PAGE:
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Students and young professionals, the Team Canada Chief Therapist for Rio 2016 has some advice for you

Lois Pohlod, B.Sc.P.T., McGill University 1979

After 35 years in physiotherapy, Lois Pohlod shares some tips on how to work with elite athletes 
 
My greatest achievement is how I’ve managed to get the most out of my career as a physiotherapist by working with active Canadians.  It is very rare that a physiotherapist can make a living working only with a National Sport Organization.  High performance sport has been a fun addition to my life, but has not been my entire focus.  
 
Another proud achievement has been working in private practice and helping people of all ages with a variety of sport and work backgrounds return to normal.  
 

Rio’s 2016 Canadian Health Services Team was experienced, skilled, flexible, and a pleasure to work with.  Having the opportunity to work with athletes from a range of sports and such an amazing team was a career highlight. If you’re a student or young professional looking to work with elite athletes, here is some advice for making it happen.

 
My first piece of advice is to have fun.  Really listen to what your patients say when they describe their injury. The diagnosis will often come to you before you have finished the assessment.  
 
If you have the chance, work in a multidisciplinary setting so that you can be part of a team working towards optimal health for your patients.  Learn from all the health care professionals you work with – their experience will help you become a great therapist.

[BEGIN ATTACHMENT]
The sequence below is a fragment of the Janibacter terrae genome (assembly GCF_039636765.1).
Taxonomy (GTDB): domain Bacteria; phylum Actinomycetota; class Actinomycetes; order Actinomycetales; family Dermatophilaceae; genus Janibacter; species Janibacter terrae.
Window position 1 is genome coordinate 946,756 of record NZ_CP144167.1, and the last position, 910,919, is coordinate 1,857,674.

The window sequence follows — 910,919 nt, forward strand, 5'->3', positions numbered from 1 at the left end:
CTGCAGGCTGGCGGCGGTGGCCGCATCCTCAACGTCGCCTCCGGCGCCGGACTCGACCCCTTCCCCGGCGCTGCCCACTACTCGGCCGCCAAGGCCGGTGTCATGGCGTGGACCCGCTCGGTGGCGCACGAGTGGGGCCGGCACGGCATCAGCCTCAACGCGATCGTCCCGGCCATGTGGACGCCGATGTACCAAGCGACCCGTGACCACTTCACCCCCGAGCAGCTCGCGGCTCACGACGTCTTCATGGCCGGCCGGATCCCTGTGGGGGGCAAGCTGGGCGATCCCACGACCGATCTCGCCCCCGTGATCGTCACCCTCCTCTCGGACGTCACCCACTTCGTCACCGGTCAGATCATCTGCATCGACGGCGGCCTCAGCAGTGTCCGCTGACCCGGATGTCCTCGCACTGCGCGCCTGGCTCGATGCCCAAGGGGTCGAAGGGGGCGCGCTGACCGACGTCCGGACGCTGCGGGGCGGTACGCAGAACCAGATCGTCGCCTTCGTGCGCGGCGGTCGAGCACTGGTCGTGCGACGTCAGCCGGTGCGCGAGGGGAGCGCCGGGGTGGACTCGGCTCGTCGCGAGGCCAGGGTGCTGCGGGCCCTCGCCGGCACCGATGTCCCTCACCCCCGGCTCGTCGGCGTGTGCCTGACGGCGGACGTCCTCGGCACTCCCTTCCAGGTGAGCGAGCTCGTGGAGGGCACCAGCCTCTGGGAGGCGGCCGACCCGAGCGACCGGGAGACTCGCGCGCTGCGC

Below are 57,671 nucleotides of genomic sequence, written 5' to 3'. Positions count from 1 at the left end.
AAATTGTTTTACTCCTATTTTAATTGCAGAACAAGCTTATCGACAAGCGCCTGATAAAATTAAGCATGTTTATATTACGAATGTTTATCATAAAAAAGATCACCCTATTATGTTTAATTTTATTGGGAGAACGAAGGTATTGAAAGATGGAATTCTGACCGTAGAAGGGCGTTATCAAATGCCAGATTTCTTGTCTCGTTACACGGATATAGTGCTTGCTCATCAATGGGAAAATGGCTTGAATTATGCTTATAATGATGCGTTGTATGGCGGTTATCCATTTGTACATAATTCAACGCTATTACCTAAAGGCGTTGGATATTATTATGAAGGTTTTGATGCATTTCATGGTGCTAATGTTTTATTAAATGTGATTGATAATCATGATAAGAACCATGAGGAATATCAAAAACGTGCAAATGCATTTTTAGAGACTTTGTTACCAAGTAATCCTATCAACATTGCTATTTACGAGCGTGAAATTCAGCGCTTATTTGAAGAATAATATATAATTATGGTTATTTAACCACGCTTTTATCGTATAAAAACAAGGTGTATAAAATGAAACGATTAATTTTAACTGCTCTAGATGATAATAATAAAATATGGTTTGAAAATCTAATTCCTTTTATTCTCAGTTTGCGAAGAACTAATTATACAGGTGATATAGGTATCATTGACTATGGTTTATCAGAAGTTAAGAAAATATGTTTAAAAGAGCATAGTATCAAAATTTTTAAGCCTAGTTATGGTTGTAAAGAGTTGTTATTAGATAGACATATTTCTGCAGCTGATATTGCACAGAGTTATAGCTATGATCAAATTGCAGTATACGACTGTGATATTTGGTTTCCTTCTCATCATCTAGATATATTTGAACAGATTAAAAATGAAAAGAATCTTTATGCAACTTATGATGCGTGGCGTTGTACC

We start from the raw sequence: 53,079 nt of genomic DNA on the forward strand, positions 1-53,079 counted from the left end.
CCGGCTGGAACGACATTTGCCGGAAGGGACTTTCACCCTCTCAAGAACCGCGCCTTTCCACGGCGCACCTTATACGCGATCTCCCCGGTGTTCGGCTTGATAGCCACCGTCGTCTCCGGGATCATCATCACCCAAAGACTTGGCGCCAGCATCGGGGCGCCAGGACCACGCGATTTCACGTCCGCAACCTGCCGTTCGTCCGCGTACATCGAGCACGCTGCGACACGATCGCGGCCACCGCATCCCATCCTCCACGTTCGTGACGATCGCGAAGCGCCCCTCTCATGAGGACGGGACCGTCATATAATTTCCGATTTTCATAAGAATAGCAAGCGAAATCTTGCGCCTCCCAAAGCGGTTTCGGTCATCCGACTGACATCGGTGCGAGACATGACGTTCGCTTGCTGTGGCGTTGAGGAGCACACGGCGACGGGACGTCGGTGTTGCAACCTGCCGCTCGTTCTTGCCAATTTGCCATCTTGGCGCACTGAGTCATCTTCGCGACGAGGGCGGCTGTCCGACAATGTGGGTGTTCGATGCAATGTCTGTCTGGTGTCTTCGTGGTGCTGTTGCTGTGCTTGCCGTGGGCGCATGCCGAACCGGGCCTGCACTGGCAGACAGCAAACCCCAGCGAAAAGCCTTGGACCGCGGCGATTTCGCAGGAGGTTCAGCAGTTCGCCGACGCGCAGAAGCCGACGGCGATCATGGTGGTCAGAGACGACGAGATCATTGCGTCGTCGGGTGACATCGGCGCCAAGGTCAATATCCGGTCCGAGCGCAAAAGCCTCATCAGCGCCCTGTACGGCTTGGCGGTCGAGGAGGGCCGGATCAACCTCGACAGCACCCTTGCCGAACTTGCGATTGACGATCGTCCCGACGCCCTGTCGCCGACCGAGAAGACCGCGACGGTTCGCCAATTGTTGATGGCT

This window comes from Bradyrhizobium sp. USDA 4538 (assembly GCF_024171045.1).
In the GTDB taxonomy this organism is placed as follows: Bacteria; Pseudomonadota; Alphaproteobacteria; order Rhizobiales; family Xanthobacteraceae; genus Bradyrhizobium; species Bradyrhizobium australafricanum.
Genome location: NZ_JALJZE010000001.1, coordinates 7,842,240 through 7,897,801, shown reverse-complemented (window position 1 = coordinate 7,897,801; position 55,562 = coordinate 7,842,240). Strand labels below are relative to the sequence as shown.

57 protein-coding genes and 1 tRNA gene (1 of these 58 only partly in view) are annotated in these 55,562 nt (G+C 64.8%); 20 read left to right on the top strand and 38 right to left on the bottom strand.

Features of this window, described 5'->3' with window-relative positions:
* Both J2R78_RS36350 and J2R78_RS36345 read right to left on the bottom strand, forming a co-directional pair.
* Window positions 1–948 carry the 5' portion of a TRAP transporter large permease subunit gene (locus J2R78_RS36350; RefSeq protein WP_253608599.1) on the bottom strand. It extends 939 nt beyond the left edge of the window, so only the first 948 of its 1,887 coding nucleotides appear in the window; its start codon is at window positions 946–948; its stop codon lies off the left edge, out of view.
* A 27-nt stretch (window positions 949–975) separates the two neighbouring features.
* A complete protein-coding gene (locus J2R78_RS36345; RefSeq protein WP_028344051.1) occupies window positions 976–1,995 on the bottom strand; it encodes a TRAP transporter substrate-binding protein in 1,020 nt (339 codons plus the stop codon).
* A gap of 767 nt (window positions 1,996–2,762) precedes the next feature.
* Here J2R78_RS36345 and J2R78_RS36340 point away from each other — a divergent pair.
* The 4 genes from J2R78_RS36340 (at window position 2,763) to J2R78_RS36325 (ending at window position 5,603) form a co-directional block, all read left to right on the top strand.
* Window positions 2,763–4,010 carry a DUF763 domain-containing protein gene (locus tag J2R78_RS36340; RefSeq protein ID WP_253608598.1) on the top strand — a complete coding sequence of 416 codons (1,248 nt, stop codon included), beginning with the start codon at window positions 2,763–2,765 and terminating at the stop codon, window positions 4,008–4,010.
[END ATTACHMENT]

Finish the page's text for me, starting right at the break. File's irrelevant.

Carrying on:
New physiotherapists should also remember to take their time with courses.  There are so many post graduate courses available, including acupuncture, manual therapy, dry needling, and functional movement.  It is hard to decide where to start!
 
I suggest spending the early part of your career developing assessment and clinical reasoning skills. Take courses in a way that you can digest and practice your new skills. It is both financially and mentally difficult to pack all the courses into the first few years of your career.   I always tell people to enjoy the journey. You have 35+ years to fill your toolbox!
 
Physiotherapy has so many areas where you can specialize.  I am now an instructor with K-Taping International Academy and I have had the privilege of working with the Women’s Health Division to develop a K-Taping for Women’s/Pelvic Health course.  These physiotherapists have knowledge and skills that compliment those of the orthopedic therapist. 
 
The discussions during the course are most interesting and provide lots of time to reflect on what approach to treatment is best.  CPA’s Divisions  offer a wide variety of specialties – it will take a career to gain all the knowledge that is available!
 
If working with elite athletes is your goal, join the SPC and take advantage of the mentorship program.  The Sport Physiotherapy Certificate, Diploma and Clinical Specialty Program graduate holders are willing to help those who are working through the system.  
 
Gain experience in many different sports. Athletes who play contact sports (unfortunately) have a great deal of injuries, but this is a good field to gain experience.  Be willing to volunteer your time to gain experience as most sports do not have an adequate budget, especially at the local and provincial level.   Check with the provincial sport organizations to see if they have a trainer or therapist development program in place.  
 
 
 
About Lois Pohlod, B.Sc.P.T., McGill University 1979
 
  • Life Member, Canadian Physiotherapy Association
  • Diploma Sport Physiotherapy Canada
  • Part A Manual Therapy, Orthopedic Division CPA
  • Certificate Acupuncture Foundation of Canada Institute
  • Chief Therapist 1999 Pan American Games, Winnipeg
  • Chief Therapist 2013 World University Games, Trentino
  • Chief Therapist 2014 Commonwealth Games, Glasgow
  • Chief Therapist 2016 Olympic Games, Rio de Janeiro

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